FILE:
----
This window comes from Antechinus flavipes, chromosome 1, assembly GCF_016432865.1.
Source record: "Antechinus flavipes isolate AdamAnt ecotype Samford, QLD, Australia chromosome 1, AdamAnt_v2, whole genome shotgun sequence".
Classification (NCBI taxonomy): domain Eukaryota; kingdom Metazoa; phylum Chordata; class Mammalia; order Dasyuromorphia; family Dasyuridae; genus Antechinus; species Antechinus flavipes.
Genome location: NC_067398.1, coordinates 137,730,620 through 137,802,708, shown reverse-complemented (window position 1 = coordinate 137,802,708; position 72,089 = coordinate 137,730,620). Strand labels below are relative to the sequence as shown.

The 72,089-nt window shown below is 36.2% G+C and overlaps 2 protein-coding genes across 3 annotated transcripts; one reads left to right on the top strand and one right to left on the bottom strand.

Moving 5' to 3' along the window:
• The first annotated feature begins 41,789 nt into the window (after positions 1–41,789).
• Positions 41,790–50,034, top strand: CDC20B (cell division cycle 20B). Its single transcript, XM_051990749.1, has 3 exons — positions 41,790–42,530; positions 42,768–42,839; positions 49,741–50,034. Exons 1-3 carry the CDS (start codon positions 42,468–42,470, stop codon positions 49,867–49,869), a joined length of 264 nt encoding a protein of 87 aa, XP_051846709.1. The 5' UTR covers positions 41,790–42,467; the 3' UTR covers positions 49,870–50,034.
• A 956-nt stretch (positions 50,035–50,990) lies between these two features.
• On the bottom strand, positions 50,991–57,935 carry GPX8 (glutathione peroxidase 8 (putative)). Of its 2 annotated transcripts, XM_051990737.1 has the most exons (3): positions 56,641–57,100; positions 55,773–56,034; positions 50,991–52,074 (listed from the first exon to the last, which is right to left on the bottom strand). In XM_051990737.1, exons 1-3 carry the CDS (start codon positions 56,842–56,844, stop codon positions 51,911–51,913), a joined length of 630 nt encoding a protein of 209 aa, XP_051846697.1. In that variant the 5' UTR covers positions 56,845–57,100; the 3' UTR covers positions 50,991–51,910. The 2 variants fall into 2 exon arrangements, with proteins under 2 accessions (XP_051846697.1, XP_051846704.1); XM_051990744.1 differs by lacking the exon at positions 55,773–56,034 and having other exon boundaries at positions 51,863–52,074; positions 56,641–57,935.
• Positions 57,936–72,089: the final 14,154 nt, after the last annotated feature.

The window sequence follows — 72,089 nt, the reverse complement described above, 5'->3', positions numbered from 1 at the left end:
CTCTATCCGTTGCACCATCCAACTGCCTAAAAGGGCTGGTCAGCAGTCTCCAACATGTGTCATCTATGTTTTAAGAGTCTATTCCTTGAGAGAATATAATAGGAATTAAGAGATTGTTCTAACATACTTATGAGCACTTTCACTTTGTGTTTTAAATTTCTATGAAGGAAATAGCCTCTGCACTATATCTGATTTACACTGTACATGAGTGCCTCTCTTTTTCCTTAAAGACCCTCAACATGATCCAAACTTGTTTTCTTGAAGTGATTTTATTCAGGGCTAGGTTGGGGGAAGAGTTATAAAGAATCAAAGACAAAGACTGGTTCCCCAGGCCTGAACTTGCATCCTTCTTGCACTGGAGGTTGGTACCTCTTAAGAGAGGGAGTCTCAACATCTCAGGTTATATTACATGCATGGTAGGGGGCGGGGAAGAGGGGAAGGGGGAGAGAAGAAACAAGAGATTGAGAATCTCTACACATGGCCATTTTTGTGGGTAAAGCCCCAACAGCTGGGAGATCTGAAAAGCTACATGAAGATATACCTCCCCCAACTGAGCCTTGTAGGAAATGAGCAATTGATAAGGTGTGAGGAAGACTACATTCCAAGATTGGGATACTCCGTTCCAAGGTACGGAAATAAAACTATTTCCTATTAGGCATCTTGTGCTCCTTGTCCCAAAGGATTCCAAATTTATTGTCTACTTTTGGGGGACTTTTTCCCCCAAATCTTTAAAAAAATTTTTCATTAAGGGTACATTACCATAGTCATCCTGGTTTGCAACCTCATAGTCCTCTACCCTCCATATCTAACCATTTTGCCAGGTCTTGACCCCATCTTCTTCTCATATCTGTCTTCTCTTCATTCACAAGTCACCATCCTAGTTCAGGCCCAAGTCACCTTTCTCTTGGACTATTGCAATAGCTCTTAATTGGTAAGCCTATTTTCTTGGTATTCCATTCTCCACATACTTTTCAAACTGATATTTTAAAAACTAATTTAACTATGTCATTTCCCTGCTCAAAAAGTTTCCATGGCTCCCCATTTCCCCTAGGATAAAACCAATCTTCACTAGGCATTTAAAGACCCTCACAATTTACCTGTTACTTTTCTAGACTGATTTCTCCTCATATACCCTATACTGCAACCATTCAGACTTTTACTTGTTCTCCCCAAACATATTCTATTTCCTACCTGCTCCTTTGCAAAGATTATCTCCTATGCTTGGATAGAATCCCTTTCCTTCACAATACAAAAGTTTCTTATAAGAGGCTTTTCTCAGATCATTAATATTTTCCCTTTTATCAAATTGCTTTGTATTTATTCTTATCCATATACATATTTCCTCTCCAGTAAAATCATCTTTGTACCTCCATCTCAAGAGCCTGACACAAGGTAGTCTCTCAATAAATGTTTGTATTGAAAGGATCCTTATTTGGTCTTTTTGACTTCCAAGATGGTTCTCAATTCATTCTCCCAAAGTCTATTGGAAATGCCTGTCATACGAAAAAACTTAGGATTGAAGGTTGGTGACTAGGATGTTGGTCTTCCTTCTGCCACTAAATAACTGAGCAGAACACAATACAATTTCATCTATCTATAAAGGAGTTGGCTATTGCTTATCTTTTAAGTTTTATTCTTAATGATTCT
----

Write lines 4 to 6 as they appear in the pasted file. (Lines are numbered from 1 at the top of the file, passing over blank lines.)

Genome location: NC_067398.1, coordinates 137,730,620 through 137,802,708, shown reverse-complemented (window position 1 = coordinate 137,802,708; position 72,089 = coordinate 137,730,620). Strand labels below are relative to the sequence as shown.

The 72,089-nt window shown below is 36.2% G+C and overlaps 2 protein-coding genes across 3 annotated transcripts; one reads left to right on the top strand and one right to left on the bottom strand.

Moving 5' to 3' along the window: